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Charles Francis Chan Jr.’s Exotic Oriental Murder Mystery Plays the Racism Card

Charles Francis Chan Jr.’s Exotic Oriental Murder Mystery Plays the Racism Card

Charles Francis Chan Jr.’s Exotic Oriental Murder Mystery

NAATCO (National Asian American Theatre Company) 25th anniversary premier starts with Lloyd Suh’s Charles Francis Chan Jr.’s Exotic Oriental Murder Mystery. This play was  commissioned and if you are not Asian American it is hard to watch. The reason being, is all this play does is put down America and Americans in different ways, dressing itself in the guise of a Murder Mystery.

The time is 1967, but we time travel all over the place tracing the Asian culture in America. We start with a Charlie Chan Mystery, but it is so convoluted because it is only a ploy in which to capture our attention. After a quasi film version of a murder, we meet Frank (Jeffrey Omura), who has flunked out of college and is struggling with identity issues. He’s lost his girlfriend, his friends a UC Berkeley still see him as “oriental,” even though he was born in Oakland. Since he is no longer in school he is now eligible for the draft to Vietnam. This is unnerving him as he will be an Asian fighting a war against South Asia. He then decides he is Asian American and sets out to write a political play to defend his new social statis. What we get are broad snippets of stereotypes that we are suppose to feel guilty about. The most obnoxious is the railroad section. If you know the history a lot of the problems that occurred came from their own people, who ripped them off. The facts are they came here because their own country was broke. Once they got here, they worked for less money, causing riots from the people who lived here and were no longer being hired, unless they agreed to work for the same low wage.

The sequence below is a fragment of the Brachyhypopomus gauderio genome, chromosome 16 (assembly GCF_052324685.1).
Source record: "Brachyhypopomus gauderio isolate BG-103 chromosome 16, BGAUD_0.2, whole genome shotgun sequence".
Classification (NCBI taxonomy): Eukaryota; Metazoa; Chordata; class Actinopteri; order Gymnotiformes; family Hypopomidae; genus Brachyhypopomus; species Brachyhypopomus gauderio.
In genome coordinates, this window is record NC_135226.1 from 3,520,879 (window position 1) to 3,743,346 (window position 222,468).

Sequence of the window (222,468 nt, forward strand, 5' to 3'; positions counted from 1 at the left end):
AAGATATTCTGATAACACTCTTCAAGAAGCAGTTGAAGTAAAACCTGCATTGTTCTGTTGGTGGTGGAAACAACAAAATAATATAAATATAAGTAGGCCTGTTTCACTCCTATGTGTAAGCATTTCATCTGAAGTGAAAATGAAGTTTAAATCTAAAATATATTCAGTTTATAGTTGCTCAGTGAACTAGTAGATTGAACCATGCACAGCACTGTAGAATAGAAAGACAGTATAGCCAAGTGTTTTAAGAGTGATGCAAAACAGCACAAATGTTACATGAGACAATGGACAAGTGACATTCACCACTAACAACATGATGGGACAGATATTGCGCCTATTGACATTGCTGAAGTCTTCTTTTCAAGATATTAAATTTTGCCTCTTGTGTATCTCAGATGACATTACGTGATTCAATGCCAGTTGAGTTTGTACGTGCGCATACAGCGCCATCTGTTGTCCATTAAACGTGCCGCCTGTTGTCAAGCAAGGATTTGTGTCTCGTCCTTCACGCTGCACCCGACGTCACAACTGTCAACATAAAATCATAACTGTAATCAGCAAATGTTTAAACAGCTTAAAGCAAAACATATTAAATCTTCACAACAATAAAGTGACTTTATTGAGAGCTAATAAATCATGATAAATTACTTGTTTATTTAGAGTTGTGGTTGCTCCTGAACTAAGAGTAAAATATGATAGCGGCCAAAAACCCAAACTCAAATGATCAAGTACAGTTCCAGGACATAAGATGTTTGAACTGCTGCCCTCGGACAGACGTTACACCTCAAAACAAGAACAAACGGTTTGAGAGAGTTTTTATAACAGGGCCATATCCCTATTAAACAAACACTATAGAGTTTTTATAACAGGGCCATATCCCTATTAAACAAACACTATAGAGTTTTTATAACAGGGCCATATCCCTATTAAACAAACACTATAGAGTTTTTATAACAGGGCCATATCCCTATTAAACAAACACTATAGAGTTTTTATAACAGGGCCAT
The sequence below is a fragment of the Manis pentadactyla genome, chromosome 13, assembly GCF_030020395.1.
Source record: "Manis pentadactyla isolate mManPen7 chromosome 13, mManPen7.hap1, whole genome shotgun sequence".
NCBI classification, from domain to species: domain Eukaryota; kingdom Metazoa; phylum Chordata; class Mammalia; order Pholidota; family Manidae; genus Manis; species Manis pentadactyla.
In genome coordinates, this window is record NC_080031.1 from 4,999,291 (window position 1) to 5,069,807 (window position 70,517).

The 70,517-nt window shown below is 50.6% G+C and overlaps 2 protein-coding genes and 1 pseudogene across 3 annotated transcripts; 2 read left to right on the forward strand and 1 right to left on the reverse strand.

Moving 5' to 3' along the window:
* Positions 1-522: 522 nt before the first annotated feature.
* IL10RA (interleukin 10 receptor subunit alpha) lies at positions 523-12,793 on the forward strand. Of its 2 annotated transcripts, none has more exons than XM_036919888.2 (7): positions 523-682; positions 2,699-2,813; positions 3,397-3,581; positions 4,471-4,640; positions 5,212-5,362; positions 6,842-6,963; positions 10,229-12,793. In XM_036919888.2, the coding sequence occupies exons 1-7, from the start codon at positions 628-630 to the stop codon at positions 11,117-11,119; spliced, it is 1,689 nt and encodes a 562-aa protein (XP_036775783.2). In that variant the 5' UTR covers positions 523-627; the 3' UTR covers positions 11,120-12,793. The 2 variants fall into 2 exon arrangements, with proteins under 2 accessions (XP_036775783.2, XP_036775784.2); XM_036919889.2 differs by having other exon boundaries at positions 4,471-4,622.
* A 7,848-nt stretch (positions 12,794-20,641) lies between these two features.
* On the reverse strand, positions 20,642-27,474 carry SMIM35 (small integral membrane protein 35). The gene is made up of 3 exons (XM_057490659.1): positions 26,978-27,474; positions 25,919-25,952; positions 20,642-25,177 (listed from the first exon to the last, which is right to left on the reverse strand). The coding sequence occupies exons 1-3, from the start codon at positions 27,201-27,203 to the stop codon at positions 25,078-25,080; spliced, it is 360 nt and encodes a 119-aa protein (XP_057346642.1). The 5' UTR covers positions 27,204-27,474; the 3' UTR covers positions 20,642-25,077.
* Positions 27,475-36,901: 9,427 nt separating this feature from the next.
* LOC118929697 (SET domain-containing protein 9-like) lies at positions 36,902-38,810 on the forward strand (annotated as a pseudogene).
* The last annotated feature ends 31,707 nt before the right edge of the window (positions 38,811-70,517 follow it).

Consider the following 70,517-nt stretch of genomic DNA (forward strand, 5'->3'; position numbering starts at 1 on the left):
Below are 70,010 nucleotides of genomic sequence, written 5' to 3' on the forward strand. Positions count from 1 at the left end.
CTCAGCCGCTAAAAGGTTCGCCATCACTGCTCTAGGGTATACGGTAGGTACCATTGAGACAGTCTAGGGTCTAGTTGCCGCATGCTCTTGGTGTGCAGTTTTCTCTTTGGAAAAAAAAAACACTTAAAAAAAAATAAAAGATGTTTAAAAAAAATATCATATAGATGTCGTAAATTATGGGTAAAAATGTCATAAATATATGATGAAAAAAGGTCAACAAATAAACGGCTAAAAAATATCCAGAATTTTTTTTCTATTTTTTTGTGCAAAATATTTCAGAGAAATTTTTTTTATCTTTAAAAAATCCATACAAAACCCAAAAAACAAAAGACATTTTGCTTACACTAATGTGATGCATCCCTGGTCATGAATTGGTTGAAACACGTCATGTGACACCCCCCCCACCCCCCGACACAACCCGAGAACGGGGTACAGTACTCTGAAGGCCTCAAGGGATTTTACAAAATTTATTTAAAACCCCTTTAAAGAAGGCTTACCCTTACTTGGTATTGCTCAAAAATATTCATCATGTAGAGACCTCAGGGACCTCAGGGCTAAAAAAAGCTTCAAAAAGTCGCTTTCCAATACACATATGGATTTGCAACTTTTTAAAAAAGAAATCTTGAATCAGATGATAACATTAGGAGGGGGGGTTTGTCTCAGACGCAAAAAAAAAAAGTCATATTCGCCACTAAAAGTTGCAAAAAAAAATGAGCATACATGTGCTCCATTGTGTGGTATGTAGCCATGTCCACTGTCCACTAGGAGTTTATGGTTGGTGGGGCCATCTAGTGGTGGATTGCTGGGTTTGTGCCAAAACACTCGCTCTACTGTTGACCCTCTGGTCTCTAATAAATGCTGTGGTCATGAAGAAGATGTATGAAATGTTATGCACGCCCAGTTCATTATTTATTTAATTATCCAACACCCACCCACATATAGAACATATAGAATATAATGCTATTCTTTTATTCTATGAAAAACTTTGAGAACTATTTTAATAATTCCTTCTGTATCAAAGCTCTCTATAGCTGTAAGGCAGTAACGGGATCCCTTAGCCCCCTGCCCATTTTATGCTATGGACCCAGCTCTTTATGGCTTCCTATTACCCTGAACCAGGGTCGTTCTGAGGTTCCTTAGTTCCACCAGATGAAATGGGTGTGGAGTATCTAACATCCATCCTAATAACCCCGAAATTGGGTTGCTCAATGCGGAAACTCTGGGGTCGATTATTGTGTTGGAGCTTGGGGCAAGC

Charles Francis Chan Jr.’s Exotic Oriental Murder Mystery

The play alternates with the play with-in the play method. If that weren’t confusing enough Frank’s inner voice is a monkey ala Sun Wukong, “The Monkey King” (Orville Mendoza) who talks. We basically for two hours got the Asian American racism card thrown in our face. What a shame the play wasn’t the adventures of Sun Wukong. Those books are fabulous and have much to teach.

Director Ed Sylvanus Iskandar kept the play visual and Olivia Sebesky’s colorful projections were brilliant. The whole show was like a cartoon version of the Sun Wukong without the wonderful tales. The cast however, is first rate.

This highly quirky play just left me flat. If your highly liberal and carry the guilt of our ancestors then this “politically correct” play will be right up your alley. As for me, I am over it and think racism will only vanish when the guilt and blame cease. Time to move on.

Charles Francis Chan Jr.’s Exotic Oriental Murder Mystery: NAATCO, Soho Rep Theatre, 46 Walker St. until Nov. 21st.

Entertainment

Suzanna, co-owns and publishes the newspaper Times Square Chronicles or T2C. At one point a working actress, she has performed in numerous productions in film, TV, cabaret, opera and theatre. She has performed at The New Orleans Jazz festival, The United Nations and Carnegie Hall. She has a screenplay and a TV show in the works, which she developed with her mentor and friend the late Arthur Herzog. She is a proud member of the Drama Desk and the Outer Critics Circle and was a nominator. Email: suzanna@t2conline.com

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